A couple of months ago a guy from the Usquebaugh Society, let’s call him Martin, decided to share his stash of Johnnie Walker Blue Labels. He had three waiting for us. A 40% version from the naughties, a 43% version from the eighties and the cask strength version from a couple of years ago.
The samples have been waiting for a while to be tasted, and then the notes waited for another while before being typed up. Finally, I’m getting around to it, about a month after Thijs did his interesting take on them.
As far as I know, Mortlach is a big part of the Blue Label core so somehow I expect a lot of big flavors. Somehow is in that sentence because I tried the 40% version before and was quite underwhelmed by it.
It’s a bit of a strange whisky, this. Some people who’ve been at it (whisky that is) for ages absolutely love it, but I feel the vast majority of afficionados don’t care about this whisky at all. I know lots of people who strong opinion is that the only people buying blue label are people who want to show off to their mates. And Chinese businessmen. There are always Chinese businessmen.
Slightly sweet with some dryness and some tannin. A combination of light and heavy scents. Quite some oak with some spices and fruit.
The palate is tingling with white pepper. It’s quite thin (too watered down?), but does become slightly more balanced after a while. Dried peaches, slightly meaty. The grain whisky is not very light. Some oak.
Dry and some heat, a minor hint of raw oak. Quite long and smooth.
I’ve got the idea, in some way, that this is a whisky for wine drinkers. It misses a bit of the oomph I like in whisky and therefore I don’t really enjoy it. Especially not at € 150 a pop.
Johnnie Walker Blue Label, 43%, 1980s
The scent of this one is slightly more rough, and more punchy than the previous one. More whisky like. Quite heavy in the spirit and meaty. More oak, more fruit, more straw.
The palate clearly shows the blendedness of this dram. Lighter grain whiskies and heavier single malts. Oak, straw and some fruit, but still a bit thin. Dry with peaches and apricot. Quite nice except for the thin mouth feel.
The finish is dry and slightly fiery. Not thin at this point, but showing flavors peach. Nicely balanced with lots of oak.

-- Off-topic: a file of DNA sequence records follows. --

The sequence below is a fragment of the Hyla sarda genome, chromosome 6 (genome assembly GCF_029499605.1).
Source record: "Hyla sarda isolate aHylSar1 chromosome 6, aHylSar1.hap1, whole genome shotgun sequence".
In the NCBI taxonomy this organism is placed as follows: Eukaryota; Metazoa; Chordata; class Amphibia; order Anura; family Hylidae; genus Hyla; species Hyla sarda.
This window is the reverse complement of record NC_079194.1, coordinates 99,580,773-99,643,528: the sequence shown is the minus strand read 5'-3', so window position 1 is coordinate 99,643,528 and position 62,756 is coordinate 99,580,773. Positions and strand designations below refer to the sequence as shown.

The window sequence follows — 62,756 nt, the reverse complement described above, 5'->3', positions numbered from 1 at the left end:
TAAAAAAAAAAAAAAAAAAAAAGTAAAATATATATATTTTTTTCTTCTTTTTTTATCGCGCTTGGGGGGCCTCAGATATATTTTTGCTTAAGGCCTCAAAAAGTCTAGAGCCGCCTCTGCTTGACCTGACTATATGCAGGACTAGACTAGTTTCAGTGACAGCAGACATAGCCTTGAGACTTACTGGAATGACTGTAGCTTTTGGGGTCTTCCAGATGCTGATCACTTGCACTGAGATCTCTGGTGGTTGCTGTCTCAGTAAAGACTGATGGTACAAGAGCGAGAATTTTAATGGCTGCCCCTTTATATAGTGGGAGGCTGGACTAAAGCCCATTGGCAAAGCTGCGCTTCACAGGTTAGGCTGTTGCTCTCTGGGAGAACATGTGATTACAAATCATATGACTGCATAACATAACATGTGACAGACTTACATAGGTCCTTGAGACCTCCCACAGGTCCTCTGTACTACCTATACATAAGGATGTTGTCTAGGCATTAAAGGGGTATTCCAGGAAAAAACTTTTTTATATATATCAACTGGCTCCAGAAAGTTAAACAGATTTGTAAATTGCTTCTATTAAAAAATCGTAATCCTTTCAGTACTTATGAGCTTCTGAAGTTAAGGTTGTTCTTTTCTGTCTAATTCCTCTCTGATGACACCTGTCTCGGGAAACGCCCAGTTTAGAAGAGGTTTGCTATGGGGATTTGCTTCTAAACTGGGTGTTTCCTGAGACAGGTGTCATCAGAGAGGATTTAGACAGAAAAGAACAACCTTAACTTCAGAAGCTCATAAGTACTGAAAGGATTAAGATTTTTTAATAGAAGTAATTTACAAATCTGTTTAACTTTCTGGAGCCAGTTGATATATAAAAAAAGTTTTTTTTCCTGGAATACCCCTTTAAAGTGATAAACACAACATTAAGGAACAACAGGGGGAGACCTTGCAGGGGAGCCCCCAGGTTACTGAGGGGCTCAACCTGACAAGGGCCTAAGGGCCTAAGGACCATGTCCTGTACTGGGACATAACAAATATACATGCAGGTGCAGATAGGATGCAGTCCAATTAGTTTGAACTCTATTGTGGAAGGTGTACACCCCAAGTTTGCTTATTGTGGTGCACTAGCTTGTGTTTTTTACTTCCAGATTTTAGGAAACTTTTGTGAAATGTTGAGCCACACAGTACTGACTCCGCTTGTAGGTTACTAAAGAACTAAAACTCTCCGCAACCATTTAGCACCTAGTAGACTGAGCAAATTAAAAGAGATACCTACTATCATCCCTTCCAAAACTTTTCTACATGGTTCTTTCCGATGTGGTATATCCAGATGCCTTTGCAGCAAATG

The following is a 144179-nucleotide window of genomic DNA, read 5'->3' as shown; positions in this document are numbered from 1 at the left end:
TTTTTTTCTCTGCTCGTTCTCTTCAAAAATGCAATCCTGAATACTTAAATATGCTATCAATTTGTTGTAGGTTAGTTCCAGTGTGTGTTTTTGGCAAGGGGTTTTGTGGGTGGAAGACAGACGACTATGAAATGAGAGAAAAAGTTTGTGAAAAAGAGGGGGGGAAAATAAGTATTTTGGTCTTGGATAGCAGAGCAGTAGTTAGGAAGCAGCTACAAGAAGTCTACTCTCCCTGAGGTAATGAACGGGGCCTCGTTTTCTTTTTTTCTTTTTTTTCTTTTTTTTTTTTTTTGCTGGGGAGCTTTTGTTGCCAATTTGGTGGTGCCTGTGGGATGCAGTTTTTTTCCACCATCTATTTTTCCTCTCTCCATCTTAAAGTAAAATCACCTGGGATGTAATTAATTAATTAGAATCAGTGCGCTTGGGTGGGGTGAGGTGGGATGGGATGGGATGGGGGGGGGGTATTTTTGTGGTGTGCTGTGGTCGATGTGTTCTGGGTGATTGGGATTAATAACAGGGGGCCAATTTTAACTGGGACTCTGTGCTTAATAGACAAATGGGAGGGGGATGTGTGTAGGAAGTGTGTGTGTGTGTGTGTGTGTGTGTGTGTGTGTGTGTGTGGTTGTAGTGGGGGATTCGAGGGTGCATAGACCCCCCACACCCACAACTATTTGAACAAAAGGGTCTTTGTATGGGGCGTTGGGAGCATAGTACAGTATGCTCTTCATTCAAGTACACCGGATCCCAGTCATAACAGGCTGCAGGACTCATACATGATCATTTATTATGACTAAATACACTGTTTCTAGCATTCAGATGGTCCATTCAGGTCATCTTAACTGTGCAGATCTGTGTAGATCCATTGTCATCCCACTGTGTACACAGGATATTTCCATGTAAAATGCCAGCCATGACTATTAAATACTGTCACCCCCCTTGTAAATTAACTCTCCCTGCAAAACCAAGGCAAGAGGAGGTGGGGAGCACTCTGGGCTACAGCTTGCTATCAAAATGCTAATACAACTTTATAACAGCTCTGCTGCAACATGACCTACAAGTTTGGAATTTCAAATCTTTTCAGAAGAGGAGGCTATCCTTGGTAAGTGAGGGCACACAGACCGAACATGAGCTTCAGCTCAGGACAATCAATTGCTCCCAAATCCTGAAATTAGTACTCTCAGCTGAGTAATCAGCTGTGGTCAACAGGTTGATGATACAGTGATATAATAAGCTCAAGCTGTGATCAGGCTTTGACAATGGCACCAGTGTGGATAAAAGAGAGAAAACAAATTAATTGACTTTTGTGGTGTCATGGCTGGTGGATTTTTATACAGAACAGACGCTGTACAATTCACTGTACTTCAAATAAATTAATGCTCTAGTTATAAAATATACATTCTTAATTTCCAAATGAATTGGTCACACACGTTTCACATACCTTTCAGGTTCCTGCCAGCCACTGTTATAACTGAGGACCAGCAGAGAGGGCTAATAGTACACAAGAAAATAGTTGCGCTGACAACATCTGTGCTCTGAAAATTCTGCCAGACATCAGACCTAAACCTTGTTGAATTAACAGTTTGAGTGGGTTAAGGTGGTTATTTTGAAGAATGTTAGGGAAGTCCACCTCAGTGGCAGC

I think this one is much better. It shows more age and lots of flavors that should be present in any Blue Label. Mostly since you can spend the same money on quite a number of great alternatives. Still, I think even at 43% the ‘up to 50 year old whiskies’ should show more weight on the palate.
This is like the previous 43% version on steroids. More focus on the wood and straw. More fruit and even the dreaded fruitcake descriptor should be used here. Quite sharp.
The palate is warm and sharp, with baking spices, ginger. Not dry as I expected, but with peaches, spiced cake and dried fruits. Rather sharp.
The finish starts sharp and warming. It’s dry with straw and peach. Quite long.
Quite a bit better than the 40% one, which should be the most comparable. However, the 43% feels closed to this one based on the flavors I’m finding. Still, this doesn’t really feel old since it’s a very modern style of whisky. Generally when I think of old whisky, I think of more depth, more layers. That still doesn’t happen.
So, I think this concludes my personal interest in Johnnie Walker Blue Label editions. It’s nice to have tried several head to head, but my conclusion is that you pay more for reputation and marketing than you do for the whisky in the bottle.
The simple conclusion is that it’s not worth it. If I think of the awesome blends you can get for similar prices, from old (with an age statement) Campbeltown Loch editions, or Compass Box’ Flaming Heart and ‘This is not a Luxury Whisky’, I just can, for the life of me, figure out why I’d ever buy this.